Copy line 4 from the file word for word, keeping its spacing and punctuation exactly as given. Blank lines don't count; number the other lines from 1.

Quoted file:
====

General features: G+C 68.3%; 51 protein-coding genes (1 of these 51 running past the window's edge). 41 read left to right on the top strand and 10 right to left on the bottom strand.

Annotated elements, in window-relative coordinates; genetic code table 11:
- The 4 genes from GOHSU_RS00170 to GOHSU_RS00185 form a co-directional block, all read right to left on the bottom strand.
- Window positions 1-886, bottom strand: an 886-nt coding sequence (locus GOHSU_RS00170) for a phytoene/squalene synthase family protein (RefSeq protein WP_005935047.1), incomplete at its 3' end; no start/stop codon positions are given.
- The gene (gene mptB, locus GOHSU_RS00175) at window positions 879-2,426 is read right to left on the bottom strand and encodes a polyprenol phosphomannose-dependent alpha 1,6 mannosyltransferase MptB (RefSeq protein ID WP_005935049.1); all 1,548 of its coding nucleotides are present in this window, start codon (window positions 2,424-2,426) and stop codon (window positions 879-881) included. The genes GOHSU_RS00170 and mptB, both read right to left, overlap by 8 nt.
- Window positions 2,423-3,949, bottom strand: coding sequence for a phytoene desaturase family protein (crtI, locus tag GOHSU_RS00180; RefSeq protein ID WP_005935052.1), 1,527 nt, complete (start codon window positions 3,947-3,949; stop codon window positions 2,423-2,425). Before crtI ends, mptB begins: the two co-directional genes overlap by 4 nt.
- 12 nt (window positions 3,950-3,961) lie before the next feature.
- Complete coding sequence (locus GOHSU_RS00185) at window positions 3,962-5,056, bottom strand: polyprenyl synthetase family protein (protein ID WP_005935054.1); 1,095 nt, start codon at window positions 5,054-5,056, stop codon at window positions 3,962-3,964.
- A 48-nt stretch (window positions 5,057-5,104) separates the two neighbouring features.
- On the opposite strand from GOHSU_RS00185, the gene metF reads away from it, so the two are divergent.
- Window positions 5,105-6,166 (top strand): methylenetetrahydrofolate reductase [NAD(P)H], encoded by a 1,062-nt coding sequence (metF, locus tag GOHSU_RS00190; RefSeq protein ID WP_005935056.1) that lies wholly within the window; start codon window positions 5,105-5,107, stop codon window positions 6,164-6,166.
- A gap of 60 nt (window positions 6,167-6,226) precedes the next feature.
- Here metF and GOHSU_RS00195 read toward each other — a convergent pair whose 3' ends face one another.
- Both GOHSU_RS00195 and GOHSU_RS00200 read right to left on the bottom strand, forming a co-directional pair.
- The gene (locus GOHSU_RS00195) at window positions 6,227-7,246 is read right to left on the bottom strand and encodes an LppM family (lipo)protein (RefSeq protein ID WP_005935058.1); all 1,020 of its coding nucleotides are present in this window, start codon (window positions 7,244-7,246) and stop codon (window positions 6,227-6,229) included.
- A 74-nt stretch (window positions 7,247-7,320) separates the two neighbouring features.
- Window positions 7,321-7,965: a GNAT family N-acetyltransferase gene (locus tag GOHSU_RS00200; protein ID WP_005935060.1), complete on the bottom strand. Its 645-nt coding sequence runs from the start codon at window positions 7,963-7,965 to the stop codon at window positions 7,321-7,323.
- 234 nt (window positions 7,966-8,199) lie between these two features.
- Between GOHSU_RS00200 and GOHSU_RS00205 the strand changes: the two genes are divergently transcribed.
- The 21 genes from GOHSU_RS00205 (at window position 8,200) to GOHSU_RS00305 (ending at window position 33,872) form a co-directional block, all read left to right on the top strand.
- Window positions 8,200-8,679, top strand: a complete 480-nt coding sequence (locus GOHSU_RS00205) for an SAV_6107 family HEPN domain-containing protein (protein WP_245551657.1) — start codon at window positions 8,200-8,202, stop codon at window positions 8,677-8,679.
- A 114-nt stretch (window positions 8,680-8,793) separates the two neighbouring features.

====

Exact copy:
- Window positions 1-886, bottom strand: an 886-nt coding sequence (locus GOHSU_RS00170) for a phytoene/squalene synthase family protein (RefSeq protein WP_005935047.1), incomplete at its 3' end; no start/stop codon positions are given.